Advanced materials are essential for boosting the fuel economy of modern automobiles while maintaining safety and performance. Because it takes less energy to accelerate a lighter object than a heavier one, lightweight materials offer great potential for increasing vehicle efficiency. A 10% reduction in vehicle weight can result in a 6%-8% fuel economy improvement. Replacing cast iron and traditional steel components with lightweight materials such as high-strength steel, magnesium (Mg) alloys, aluminum (Al) alloys, carbon fiber, and polymer composites can directly reduce the weight of a vehicle's body and chassis by up to 50 percent and therefore reduce a vehicle's fuel consumption. Using lightweight components and high-efficiency engines enabled by advanced materials in one quarter of the U.S. fleet could save more than 5 billion gallons of fuel annually by 2030.
By using lightweight structural materials, cars can carry additional advanced emission control systems, safety devices, and integrated electronic systems without increasing the overall weight of the vehicle. While any vehicle can use lightweight materials, they are especially important for hybrid electric, plug-in hybrid electric, and electric vehicles. Using lightweight materials in these vehicles can offset the weight of power systems such as batteries and electric motors, improving the efficiency and increasing their all-electric range. Alternatively, the use of lightweight materials could result in needing a smaller and lower cost battery while keeping the all-electric range of plug-in vehicles constant.
Research and development into lightweight materials is essential for lowering their cost, increasing their ability to be recycled, enabling their integration into vehicles, and maximizing their fuel economy benefits.
The Vehicle Technologies Office (VTO) works to improve these materials in four ways:
- Increasing understanding of the materials themselves through modeling and computational materials science
- Improving their properties (such as strength, stiffness, and ductility)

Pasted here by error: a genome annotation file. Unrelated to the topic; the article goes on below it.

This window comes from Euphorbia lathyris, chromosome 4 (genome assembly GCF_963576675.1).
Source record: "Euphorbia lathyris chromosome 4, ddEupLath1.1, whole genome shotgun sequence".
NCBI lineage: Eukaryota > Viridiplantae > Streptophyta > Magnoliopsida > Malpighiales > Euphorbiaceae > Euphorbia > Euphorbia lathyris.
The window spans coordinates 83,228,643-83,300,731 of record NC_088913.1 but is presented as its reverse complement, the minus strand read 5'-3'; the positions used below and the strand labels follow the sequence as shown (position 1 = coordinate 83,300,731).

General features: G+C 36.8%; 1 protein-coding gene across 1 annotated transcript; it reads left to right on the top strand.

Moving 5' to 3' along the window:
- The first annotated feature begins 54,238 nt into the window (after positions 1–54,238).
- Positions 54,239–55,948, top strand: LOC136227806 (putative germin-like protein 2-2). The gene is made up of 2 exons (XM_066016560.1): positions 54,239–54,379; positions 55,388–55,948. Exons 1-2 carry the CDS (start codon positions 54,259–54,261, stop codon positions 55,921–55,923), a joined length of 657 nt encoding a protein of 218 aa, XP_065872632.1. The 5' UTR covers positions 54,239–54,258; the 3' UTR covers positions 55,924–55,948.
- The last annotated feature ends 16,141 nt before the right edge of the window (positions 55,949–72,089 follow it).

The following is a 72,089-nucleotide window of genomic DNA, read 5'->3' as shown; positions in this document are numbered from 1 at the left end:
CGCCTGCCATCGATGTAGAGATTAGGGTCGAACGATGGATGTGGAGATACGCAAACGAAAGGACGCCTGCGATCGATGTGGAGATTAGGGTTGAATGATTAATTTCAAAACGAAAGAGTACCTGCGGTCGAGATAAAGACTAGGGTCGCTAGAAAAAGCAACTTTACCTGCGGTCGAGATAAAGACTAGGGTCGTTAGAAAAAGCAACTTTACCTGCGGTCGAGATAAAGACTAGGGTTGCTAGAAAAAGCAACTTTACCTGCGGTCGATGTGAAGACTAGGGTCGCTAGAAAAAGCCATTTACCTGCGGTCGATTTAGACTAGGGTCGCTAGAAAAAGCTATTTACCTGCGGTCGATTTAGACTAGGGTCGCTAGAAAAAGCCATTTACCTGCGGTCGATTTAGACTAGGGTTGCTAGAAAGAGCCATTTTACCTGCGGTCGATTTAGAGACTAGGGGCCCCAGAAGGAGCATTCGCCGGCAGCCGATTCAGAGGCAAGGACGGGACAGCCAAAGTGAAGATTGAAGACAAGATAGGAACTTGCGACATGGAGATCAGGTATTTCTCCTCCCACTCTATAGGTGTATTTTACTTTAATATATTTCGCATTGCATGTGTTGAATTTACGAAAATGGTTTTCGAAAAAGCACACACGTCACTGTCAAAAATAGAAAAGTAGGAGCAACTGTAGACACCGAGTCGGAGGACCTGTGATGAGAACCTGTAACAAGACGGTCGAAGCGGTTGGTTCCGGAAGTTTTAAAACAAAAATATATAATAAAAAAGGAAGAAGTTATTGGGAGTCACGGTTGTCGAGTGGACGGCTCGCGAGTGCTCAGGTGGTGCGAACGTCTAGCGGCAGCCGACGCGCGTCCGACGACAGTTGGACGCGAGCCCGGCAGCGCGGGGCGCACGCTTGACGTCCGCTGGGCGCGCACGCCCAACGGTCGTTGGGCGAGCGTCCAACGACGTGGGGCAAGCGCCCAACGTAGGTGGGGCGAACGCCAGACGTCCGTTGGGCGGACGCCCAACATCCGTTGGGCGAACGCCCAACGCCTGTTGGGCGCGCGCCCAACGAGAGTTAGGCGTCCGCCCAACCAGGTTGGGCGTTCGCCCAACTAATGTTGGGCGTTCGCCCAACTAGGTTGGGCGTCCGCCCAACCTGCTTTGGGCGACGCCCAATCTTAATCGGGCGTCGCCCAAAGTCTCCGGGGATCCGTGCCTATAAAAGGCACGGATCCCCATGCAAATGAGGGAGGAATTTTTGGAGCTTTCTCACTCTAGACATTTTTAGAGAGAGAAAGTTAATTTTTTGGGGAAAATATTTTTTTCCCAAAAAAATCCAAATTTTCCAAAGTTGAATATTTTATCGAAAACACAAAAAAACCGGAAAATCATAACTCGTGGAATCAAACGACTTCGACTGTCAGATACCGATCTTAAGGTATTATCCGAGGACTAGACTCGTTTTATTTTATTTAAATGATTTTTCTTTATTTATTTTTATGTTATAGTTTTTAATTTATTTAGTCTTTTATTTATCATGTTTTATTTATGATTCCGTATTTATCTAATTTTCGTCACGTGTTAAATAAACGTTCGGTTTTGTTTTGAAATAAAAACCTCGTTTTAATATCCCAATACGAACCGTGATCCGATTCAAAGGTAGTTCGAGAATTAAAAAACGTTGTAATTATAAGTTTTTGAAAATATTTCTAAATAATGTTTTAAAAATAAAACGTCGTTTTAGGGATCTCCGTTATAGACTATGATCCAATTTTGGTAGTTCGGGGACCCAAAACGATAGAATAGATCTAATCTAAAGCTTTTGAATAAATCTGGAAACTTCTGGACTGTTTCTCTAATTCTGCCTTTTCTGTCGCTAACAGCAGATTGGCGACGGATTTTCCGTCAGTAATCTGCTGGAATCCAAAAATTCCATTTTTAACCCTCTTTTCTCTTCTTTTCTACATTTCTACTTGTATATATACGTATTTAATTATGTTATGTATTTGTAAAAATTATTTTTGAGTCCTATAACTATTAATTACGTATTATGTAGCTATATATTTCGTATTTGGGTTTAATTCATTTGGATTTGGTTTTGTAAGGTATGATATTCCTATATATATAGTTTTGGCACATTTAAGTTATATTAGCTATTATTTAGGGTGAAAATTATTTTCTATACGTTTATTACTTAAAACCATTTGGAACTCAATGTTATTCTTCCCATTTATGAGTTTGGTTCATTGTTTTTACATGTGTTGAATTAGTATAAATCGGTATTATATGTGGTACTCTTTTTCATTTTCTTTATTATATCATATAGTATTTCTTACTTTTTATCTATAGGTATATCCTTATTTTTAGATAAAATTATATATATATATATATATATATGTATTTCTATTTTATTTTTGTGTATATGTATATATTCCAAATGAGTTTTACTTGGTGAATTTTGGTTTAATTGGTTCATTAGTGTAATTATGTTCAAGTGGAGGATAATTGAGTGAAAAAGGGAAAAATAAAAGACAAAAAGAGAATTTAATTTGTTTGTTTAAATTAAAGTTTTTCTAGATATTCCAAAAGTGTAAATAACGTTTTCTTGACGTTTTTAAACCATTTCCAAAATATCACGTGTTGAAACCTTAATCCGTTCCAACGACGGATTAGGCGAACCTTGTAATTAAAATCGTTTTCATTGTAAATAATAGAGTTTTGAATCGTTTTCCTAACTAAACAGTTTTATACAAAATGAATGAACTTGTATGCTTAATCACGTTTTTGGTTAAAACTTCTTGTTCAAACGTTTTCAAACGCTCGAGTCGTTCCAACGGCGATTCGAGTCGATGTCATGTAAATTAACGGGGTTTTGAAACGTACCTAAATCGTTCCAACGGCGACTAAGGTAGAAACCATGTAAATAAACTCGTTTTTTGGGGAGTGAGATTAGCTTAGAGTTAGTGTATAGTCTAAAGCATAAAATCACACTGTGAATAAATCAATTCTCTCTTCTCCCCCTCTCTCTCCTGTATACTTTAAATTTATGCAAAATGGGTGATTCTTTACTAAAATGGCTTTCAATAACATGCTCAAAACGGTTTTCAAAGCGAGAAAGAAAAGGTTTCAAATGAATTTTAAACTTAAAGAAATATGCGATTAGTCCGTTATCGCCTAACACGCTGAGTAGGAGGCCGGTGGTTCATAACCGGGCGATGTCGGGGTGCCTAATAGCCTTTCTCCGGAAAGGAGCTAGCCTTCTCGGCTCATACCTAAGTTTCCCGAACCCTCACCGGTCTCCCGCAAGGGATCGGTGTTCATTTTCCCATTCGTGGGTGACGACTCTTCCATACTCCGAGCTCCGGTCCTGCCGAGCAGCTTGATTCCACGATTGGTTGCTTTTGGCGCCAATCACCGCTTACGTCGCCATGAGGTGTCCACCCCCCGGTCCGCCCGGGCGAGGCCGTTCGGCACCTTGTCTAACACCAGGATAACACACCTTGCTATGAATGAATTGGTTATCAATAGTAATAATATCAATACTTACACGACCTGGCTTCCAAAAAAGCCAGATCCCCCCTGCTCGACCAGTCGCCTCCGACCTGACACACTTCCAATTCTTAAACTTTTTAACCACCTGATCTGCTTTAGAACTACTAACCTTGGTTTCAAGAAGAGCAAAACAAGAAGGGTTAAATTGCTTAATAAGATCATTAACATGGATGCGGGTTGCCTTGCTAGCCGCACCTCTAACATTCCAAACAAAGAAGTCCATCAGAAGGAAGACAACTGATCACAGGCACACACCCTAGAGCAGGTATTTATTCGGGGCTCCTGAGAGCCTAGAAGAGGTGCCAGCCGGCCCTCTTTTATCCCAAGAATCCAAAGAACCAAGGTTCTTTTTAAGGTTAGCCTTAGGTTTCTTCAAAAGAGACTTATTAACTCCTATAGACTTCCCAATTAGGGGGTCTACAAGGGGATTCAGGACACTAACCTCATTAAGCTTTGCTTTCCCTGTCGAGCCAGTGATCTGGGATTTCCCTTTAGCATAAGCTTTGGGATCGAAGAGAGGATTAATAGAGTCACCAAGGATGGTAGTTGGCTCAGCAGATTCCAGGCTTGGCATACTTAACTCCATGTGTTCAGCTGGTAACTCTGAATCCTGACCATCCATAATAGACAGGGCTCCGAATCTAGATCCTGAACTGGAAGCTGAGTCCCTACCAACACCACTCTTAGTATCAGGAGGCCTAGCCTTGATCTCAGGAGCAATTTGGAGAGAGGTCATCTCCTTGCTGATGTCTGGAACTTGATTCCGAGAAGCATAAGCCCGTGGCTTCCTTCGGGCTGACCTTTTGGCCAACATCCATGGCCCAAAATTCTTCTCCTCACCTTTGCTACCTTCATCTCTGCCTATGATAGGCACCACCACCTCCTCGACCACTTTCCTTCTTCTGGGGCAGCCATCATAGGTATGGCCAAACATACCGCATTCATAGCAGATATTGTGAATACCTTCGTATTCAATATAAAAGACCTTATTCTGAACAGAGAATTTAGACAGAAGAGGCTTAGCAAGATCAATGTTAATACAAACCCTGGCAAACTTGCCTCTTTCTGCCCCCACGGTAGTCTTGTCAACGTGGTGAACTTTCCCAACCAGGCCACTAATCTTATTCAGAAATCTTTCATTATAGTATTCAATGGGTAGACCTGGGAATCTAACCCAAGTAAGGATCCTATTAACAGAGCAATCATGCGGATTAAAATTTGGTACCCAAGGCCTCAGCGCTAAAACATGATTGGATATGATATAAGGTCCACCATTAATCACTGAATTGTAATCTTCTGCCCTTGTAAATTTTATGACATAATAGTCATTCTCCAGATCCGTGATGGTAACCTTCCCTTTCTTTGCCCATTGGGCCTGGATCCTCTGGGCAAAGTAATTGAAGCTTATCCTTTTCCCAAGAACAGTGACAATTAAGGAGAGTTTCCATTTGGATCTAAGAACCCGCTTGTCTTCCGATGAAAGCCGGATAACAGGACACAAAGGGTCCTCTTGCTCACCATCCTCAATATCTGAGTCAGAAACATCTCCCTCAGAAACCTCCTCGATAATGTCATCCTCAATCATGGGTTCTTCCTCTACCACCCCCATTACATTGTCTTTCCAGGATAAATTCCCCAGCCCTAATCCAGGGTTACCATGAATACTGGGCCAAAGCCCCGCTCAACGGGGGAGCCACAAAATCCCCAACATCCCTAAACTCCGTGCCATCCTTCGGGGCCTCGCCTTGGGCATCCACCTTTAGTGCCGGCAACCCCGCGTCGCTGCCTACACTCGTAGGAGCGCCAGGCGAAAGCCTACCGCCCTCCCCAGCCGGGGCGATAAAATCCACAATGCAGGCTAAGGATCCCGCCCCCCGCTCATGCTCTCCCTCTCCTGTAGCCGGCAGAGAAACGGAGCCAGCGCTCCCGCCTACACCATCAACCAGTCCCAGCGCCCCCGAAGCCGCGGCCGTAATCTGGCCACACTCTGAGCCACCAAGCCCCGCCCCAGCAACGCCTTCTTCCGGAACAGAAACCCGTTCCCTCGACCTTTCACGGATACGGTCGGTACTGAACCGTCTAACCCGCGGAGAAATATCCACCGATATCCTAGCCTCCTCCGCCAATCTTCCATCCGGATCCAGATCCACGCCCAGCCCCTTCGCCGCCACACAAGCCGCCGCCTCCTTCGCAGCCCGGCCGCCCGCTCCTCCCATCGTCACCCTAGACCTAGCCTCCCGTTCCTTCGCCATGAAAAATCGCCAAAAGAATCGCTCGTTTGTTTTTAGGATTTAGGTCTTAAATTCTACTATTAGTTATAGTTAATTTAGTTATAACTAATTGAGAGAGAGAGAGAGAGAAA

- Improving their manufacturing (material cost, production rate, or yield)
- Developing alloys of advanced materials
In the short term, replacing heavy steel components with materials such as high-strength steel, aluminum, or glass fiber-reinforced polymer composites can decrease component weight by 10-60 percent. Scientists already understand the properties of these materials and the associated manufacturing processes. Researchers are working to lower their cost and improve the processes for joining, modeling, and recycling these materials.
Learn more about the research VTO supports in short-term applied research in advanced high-strength steel and aluminum.
In the longer term, advanced materials such as magnesium and carbon fiber reinforced composites could reduce the weight of some components by 50-75 percent. The Office is working to increase our knowledge of these materials' chemical and physical properties and reduce their cost.
Learn more about the research VTO supports in long-term applied research in magnesium and carbon fiber.
Further developing advanced materials requires increasing our understanding of their composition and morphology. While past research used physical experiments to better understand conventional steel and aluminum, computational materials science can speed up the process by simulating experiments. Computational materials science should bring advanced materials like magnesium into the market much faster than materials in the past. Researchers can also use computational approaches to create vehicle designs that maximize these materials' potential.
To improve these tools, VTO works with the Materials Genome Initiative, an interagency effort that supports reducing the time needed to develop advanced materials and structures through integrated computation, experimentation, and data. Work supported by VTO has developed computational tools that enabled improvements in joining methods, corrosion prevention, and predictive models.
Partnerships, Goals and Results
This resarch and development has the goal of by 2015, to validate the ability to reduce the weight of a passenger vehicle body and chassis system by 50% compared to a 2002 vehicle. This reduction needs to be cost-effective and the materials need to be recyclable as well.
The results of these research and development activities are described annually at the Annual Merit Review and Peer Evaluation Meeting and in the annual Progress Report. In addition, the Materials subprogram hosted a Lightweight and Propulsion Materials workshop in March 2011 in Dearborn, Michigan to understand industry's needs and technology gaps. These reports serve as a benchmark of current state-of-the-art technologies as well as technical goals in these areas: Light-Duty Vehicles Technical Requirements and Gaps for Lightweight and Propulsion Materials and Trucks and Heavy-Duty Vehicles Technical Requirements and Gaps for Lightweight and Propulsion Materials.